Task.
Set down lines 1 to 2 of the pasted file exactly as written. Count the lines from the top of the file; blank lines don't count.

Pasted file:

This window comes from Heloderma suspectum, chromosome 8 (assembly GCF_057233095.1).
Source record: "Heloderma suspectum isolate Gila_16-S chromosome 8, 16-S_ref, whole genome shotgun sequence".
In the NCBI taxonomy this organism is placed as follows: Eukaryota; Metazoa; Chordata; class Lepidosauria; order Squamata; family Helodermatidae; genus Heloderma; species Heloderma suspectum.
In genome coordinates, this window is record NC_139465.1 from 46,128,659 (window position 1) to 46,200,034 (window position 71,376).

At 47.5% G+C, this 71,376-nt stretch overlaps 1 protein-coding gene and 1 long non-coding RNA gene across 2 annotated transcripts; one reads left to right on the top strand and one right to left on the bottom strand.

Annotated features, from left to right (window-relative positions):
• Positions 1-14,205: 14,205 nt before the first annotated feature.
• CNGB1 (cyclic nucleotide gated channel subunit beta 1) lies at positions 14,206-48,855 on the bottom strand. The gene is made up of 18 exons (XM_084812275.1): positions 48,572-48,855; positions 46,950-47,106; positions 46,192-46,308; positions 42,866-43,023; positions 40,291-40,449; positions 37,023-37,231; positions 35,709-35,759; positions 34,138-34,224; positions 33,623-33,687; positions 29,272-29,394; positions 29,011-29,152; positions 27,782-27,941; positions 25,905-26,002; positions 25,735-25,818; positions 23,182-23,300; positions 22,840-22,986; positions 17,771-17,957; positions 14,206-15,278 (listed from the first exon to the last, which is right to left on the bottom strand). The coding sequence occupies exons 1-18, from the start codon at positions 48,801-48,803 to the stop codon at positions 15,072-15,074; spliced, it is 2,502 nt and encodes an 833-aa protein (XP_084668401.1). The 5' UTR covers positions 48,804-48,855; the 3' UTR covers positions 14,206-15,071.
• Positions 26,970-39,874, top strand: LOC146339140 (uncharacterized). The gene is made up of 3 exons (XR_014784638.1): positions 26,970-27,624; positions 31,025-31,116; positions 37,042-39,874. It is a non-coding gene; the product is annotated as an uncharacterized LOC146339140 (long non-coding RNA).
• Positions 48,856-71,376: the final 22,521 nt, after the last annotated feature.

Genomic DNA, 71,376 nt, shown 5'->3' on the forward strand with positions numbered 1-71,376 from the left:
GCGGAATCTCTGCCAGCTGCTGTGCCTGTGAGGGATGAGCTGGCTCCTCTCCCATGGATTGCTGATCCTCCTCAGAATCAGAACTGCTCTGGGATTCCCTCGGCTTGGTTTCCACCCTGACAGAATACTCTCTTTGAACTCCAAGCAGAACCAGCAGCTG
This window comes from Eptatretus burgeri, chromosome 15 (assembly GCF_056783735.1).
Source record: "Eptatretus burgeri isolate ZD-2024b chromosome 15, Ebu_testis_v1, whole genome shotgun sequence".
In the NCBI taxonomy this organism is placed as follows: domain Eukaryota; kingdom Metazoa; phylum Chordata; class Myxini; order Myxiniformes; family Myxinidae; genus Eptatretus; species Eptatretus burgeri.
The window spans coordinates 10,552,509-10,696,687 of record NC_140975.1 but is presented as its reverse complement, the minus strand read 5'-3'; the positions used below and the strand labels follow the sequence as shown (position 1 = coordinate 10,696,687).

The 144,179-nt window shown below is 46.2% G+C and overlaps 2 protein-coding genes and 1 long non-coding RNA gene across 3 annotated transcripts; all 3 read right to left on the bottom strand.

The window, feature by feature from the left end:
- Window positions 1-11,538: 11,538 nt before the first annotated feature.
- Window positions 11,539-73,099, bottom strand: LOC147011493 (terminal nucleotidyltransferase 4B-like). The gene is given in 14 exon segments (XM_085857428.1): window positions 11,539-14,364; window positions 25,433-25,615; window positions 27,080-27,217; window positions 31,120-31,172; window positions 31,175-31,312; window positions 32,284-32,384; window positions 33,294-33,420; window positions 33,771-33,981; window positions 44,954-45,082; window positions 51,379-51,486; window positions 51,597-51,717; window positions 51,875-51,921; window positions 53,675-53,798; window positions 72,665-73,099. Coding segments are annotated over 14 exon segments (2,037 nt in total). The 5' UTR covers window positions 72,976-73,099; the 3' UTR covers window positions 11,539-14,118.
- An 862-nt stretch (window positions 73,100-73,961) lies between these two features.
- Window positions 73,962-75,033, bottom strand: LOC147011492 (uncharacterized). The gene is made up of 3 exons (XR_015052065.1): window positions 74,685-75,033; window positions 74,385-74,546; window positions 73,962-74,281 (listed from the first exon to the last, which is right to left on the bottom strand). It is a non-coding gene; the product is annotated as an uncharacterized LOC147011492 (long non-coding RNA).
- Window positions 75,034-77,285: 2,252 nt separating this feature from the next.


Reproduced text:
This window comes from Heloderma suspectum, chromosome 8 (assembly GCF_057233095.1).
Source record: "Heloderma suspectum isolate Gila_16-S chromosome 8, 16-S_ref, whole genome shotgun sequence".